A possible cure for hep-C comes at a great cost to the sick.
Drugs that cure patients can kill profits. So Gilead Sciences Inc.
faced a fiscal challenge with its new drug, Sovaldi, which reportedly
cures up to 90 percent of people with hepatitis C, a viral infection
that can lurk undiagnosed and transmissible for decades until it causes
liver diseases such as cirrhosis and cancer.
Unlike take-forever meds like those for high cholesterol, Sovaldi
(sofosbuvir) “represents a finite cure, an important point to consider
when comparing the price of a pill or bottle to the lifetime costs of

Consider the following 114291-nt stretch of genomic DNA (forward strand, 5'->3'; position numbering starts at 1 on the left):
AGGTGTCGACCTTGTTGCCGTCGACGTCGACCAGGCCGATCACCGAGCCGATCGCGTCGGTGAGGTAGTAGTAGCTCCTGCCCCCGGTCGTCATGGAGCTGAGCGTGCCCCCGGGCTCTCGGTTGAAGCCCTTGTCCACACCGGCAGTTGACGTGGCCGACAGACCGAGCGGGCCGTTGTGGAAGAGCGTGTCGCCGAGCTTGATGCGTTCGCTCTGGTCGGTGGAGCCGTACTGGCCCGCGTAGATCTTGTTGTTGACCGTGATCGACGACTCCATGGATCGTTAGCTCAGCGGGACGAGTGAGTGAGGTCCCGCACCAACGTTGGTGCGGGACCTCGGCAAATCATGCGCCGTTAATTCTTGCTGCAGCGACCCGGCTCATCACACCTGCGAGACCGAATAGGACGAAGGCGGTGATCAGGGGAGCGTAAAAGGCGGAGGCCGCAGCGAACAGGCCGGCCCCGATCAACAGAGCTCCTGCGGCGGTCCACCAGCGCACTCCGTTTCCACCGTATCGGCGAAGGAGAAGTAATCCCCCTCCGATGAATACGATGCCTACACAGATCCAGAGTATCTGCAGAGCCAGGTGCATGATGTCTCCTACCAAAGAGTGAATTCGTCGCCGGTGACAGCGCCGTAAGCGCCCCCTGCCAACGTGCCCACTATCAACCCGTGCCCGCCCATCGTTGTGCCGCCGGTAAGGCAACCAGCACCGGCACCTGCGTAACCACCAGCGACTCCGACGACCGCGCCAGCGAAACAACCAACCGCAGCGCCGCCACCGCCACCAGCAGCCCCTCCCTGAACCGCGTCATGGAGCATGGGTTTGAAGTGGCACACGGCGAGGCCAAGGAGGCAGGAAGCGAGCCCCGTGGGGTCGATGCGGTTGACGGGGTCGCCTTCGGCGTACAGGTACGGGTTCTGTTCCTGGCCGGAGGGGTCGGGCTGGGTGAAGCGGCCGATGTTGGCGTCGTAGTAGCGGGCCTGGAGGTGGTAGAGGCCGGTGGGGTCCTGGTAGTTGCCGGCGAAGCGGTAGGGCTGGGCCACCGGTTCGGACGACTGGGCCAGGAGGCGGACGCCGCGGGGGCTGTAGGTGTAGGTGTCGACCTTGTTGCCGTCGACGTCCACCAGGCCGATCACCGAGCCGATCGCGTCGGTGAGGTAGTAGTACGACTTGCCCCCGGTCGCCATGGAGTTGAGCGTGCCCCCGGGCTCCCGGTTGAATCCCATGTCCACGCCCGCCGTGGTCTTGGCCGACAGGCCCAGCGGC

treating a chronic disease,” Gilead spokesperson Cara Miller said.
Considering that point, Gilead set the price at an astounding $1,000
for each daily pill—a total of $84,000 for the minimum 12-week course.
That sum would buy a Maserati SQ4 (with $10K in change) or a double-wide
mobile home, or feed a thrifty family of four for 11 years.
Supplementary drugs can boost the 12-week price to near $100,000. And,
depending on the hep-C genotype, some patients—possibly 12 percent in
the U.S. and the majority in some heavily infected, poorer
countries—need 24 or 48 weeks of daily treatment.
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Labels: access to treatment, drug pricing, global pandemic